World Library  
Flag as Inappropriate
Email this Article

Copper(I) phosphide

Article Id: WHEBN0003317016
Reproduction Date:

Title: Copper(I) phosphide  
Author: World Heritage Encyclopedia
Language: English
Subject: Phosphides, Caesium hexafluorocuprate(IV), Potassium hexafluorocuprate(III), Copper compounds, Copper chromite
Collection: Copper Compounds, Deoxidizers, Phosphides
Publisher: World Heritage Encyclopedia
Publication
Date:
 

Copper(I) phosphide

Copper(I) phosphide
Names
IUPAC name
copper(I) phosphide
Other names
copper phosphide, cuprous phosphide
Identifiers
 Y
PubChem
Properties
Cu3P
Molar mass 221.6127 g/mol
Appearance yellowish grey crystals
Melting point 900 °C (1,650 °F; 1,170 K)
Structure
Hexagonal, hP24
P63cm, No. 185
Hazards
US health exposure limits (NIOSH):
PEL (Permissible)
TWA 1 mg/m3 (as Cu)[1]
REL (Recommended)
TWA 1 mg/m3 (as Cu)[1]
TWA 100 mg/m3 (as Cu)[1]
Except where otherwise noted, data are given for materials in their standard state (at 25 °C [77 °F], 100 kPa).
 Y  (: Y/N?)

Copper phosphide, Cu3P, also copper(I) phosphide, cuprous phosphide, cuprophosphorus and phosphor copper, is a compound of copper and phosphorus, a phosphide of copper. It has the appearance of yellowish-grey very brittle mass of crystalline structure. It does not react with water.

Copper phosphide has a role in copper alloys, namely in phosphor bronze. It is a very good deoxidizer of copper.

Copper phosphide can be produced in a reverberatory furnace or in a crucible, e.g. by a reaction of red phosphorus with a copper-rich material. It can also be prepared photochemically, by irradiating cupric hypophosphite with ultraviolet radiation.[2]

When subjected to ultraviolet light, copper phosphide shows fluorescence.

A blue-black film of copper phosphide forms on white phosphorus when subjected to a solution of copper salt; wounds containing particles of phosphorus therefore have to be washed with 1% solution of copper sulfate. The particles then can be easily removed, which is helped by their fluorescence. Formation of protective layer of copper phosphide is also used in cases of phosphorus ingestion, when gastric lavage with copper sulfate is employed as part of the cure.[3]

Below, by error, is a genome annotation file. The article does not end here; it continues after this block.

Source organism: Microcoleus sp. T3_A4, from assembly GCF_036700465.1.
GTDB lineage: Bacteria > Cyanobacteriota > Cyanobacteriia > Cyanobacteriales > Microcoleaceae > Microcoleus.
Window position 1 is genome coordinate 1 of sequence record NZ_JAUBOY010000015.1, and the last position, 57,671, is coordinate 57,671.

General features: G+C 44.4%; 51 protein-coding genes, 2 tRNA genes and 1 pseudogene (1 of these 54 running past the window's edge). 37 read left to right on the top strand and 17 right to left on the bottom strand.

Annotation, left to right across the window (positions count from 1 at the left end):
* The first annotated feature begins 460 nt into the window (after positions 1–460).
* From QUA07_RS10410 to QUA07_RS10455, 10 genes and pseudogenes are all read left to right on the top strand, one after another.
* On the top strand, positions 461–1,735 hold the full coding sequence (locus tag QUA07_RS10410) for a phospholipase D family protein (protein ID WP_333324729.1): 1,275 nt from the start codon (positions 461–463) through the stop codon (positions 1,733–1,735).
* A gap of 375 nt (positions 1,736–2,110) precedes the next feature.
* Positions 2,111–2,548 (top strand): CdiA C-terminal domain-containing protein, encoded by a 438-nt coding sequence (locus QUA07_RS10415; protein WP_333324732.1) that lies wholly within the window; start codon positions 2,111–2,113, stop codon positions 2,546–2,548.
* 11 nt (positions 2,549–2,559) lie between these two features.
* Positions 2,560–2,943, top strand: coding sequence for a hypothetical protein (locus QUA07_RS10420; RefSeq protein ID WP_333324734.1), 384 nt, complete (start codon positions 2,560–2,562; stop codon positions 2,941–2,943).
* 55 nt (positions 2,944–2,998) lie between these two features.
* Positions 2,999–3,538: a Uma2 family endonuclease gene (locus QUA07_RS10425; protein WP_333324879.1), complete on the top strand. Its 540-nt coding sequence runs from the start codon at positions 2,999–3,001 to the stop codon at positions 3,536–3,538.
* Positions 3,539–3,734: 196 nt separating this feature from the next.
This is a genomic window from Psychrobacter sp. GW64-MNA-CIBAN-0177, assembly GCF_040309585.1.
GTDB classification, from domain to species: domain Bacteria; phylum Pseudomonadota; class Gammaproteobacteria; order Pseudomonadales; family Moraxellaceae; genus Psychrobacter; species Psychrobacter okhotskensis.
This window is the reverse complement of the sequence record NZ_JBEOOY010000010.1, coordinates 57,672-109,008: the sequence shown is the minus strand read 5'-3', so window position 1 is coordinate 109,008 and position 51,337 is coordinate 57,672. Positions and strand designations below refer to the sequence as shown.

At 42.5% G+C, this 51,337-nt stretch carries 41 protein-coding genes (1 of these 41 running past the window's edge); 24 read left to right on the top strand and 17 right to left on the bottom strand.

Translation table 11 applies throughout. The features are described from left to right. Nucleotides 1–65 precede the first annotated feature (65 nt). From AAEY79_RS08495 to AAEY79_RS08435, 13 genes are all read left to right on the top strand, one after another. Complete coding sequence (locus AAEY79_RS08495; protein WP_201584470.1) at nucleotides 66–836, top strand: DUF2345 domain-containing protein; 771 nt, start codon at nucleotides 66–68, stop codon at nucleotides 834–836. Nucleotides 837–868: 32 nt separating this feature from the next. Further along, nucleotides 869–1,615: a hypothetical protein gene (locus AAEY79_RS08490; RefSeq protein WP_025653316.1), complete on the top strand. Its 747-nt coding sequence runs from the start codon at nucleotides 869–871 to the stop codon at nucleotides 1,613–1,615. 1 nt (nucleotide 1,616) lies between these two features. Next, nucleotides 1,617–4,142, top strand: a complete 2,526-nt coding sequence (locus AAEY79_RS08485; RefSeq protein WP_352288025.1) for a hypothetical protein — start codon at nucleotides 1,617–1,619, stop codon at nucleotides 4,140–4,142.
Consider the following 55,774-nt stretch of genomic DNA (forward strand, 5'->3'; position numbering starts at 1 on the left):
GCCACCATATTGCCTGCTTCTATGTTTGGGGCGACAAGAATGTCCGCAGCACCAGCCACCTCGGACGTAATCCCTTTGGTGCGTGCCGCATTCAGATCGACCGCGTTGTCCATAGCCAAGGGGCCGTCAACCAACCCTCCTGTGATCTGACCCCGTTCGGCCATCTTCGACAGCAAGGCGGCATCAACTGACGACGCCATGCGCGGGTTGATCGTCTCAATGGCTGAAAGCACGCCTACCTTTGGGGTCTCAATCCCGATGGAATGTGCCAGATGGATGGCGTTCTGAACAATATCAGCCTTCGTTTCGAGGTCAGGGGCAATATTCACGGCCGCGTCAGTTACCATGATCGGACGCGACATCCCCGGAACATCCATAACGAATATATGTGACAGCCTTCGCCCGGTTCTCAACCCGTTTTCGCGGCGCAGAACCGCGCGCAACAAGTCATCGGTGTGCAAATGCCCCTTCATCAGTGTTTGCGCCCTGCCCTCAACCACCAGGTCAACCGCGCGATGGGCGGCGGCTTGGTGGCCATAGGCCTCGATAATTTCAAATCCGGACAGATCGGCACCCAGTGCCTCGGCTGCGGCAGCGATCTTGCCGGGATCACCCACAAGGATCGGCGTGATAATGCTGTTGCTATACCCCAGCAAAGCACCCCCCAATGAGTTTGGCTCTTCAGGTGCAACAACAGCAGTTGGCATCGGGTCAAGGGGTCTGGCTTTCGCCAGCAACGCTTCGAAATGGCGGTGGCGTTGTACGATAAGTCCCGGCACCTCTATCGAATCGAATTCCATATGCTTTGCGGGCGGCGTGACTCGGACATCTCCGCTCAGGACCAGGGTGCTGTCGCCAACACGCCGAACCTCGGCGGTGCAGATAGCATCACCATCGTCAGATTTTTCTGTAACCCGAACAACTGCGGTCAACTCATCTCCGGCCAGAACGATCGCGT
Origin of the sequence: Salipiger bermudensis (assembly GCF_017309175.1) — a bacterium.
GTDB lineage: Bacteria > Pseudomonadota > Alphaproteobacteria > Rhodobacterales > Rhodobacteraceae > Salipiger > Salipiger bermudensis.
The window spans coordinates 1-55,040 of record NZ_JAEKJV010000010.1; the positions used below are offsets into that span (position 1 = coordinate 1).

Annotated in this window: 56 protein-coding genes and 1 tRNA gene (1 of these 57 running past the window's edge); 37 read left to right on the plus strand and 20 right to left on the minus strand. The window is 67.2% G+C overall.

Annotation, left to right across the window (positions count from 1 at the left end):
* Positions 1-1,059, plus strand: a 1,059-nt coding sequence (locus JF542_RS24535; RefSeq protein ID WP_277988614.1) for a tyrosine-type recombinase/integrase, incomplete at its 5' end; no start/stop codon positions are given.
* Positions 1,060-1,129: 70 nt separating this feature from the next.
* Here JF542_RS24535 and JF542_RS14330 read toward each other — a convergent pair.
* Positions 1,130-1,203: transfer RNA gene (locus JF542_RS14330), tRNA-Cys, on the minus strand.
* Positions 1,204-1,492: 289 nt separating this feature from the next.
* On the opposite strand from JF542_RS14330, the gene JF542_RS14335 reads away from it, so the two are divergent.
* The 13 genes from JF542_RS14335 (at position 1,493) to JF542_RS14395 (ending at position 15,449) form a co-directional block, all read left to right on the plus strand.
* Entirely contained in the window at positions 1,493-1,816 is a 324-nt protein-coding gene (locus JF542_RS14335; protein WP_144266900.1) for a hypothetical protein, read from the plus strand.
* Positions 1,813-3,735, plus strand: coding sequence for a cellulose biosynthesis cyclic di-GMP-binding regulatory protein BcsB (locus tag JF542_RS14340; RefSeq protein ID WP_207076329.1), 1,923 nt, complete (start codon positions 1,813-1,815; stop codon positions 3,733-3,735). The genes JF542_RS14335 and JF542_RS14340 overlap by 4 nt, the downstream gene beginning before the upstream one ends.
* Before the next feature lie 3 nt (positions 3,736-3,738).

References

  1. ^ a b c "NIOSH Pocket Guide to Chemical Hazards #0150".  
  2. ^ "Electrophotographic elements and processes. United States Patent 4113484". Retrieved 2009-06-06. 
  3. ^ "Copper Poisoning: Introduction". Retrieved 2009-06-06. 
This article was sourced from Creative Commons Attribution-ShareAlike License; additional terms may apply. World Heritage Encyclopedia content is assembled from numerous content providers, Open Access Publishing, and in compliance with The Fair Access to Science and Technology Research Act (FASTR), Wikimedia Foundation, Inc., Public Library of Science, The Encyclopedia of Life, Open Book Publishers (OBP), PubMed, U.S. National Library of Medicine, National Center for Biotechnology Information, U.S. National Library of Medicine, National Institutes of Health (NIH), U.S. Department of Health & Human Services, and USA.gov, which sources content from all federal, state, local, tribal, and territorial government publication portals (.gov, .mil, .edu). Funding for USA.gov and content contributors is made possible from the U.S. Congress, E-Government Act of 2002.
 
Crowd sourced content that is contributed to World Heritage Encyclopedia is peer reviewed and edited by our editorial staff to ensure quality scholarly research articles.
 
By using this site, you agree to the Terms of Use and Privacy Policy. World Heritage Encyclopedia™ is a registered trademark of the World Public Library Association, a non-profit organization.
 


Copyright © World Library Foundation. All rights reserved. eBooks from Project Gutenberg are sponsored by the World Library Foundation,
a 501c(4) Member's Support Non-Profit Organization, and is NOT affiliated with any governmental agency or department.